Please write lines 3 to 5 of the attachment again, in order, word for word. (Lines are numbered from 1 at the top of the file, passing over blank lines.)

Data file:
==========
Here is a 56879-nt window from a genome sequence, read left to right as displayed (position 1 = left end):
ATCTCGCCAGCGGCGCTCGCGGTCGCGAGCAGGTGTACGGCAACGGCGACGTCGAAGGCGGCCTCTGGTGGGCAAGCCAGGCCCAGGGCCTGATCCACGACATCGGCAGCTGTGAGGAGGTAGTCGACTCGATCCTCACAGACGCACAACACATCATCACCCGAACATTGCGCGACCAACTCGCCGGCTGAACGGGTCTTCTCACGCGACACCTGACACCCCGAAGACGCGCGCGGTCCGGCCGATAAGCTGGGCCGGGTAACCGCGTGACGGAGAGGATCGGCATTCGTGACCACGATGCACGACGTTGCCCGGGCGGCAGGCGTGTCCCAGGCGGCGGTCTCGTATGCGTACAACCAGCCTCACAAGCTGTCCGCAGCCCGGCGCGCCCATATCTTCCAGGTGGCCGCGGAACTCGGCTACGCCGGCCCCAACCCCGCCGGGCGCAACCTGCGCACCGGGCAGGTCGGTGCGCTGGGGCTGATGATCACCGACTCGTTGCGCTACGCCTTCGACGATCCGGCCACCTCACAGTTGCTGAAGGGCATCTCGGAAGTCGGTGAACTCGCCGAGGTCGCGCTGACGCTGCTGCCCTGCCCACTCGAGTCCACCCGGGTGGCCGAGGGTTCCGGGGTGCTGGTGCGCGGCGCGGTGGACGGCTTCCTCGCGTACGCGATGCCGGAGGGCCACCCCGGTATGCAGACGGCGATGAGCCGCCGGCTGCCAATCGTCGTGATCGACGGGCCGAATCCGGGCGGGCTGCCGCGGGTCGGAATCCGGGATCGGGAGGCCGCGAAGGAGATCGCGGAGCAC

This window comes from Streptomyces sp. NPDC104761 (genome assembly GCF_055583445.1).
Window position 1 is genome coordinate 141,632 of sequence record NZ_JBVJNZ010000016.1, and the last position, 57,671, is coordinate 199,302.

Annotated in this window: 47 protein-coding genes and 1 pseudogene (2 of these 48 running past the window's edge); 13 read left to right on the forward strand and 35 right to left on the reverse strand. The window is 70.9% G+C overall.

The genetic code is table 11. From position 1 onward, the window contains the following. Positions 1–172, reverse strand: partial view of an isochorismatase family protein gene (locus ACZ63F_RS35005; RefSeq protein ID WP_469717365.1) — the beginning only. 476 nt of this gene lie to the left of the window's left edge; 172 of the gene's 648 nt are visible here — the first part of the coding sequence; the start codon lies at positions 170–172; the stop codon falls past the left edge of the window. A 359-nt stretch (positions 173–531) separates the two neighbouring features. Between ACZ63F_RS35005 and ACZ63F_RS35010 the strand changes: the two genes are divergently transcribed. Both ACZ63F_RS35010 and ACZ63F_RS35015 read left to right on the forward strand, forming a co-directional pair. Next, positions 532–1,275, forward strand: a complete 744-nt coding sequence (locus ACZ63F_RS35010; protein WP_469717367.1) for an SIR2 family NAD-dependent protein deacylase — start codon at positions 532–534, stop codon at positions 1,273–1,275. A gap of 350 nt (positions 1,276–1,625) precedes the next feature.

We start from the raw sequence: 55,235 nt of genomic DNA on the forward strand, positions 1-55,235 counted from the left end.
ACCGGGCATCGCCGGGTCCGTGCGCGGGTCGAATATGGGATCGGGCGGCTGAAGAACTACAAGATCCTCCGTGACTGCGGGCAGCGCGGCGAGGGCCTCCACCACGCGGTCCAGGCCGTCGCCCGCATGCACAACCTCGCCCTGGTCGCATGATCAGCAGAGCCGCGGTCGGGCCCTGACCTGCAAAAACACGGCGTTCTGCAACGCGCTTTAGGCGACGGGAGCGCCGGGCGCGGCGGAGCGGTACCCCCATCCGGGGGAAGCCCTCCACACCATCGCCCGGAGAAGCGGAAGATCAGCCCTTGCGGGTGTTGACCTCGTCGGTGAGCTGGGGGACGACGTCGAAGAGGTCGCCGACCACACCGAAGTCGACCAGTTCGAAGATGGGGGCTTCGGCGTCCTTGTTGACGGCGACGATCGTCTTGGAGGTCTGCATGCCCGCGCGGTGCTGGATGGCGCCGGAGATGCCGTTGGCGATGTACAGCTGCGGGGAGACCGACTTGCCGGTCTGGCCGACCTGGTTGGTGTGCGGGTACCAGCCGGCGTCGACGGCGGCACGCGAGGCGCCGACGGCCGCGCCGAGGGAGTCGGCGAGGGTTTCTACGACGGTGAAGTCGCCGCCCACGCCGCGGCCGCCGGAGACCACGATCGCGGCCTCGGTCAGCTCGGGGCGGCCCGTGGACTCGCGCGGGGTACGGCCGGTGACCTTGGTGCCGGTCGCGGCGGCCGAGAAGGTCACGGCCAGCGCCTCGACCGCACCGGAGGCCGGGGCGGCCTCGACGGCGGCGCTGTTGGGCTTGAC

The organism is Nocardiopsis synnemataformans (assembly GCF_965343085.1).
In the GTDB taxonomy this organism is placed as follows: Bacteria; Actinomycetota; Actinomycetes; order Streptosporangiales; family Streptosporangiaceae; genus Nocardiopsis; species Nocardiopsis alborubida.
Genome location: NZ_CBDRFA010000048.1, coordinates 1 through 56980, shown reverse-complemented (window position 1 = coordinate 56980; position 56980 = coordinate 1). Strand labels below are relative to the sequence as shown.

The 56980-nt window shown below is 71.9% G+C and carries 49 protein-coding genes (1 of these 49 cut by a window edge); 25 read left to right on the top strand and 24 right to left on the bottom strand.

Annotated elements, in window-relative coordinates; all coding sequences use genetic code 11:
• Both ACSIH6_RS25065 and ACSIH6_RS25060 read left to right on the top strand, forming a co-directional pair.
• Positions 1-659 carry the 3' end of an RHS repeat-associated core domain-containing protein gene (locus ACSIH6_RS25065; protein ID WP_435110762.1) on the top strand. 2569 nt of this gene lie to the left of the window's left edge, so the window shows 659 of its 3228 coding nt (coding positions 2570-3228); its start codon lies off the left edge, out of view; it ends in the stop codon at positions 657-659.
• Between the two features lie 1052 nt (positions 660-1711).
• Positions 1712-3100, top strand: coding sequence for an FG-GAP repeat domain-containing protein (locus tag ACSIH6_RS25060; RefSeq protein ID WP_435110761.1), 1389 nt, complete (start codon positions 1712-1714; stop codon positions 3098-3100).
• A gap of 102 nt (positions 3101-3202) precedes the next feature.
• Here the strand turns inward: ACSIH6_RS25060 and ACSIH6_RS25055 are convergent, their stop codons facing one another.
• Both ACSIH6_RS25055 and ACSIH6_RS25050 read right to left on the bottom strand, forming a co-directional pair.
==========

This window comes from Streptomyces sp. NPDC104761 (genome assembly GCF_055583445.1).
Window position 1 is genome coordinate 141,632 of sequence record NZ_JBVJNZ010000016.1, and the last position, 57,671, is coordinate 199,302.

Annotated in this window: 47 protein-coding genes and 1 pseudogene (2 of these 48 running past the window's edge); 13 read left to right on the forward strand and 35 right to left on the reverse strand. The window is 70.9% G+C overall.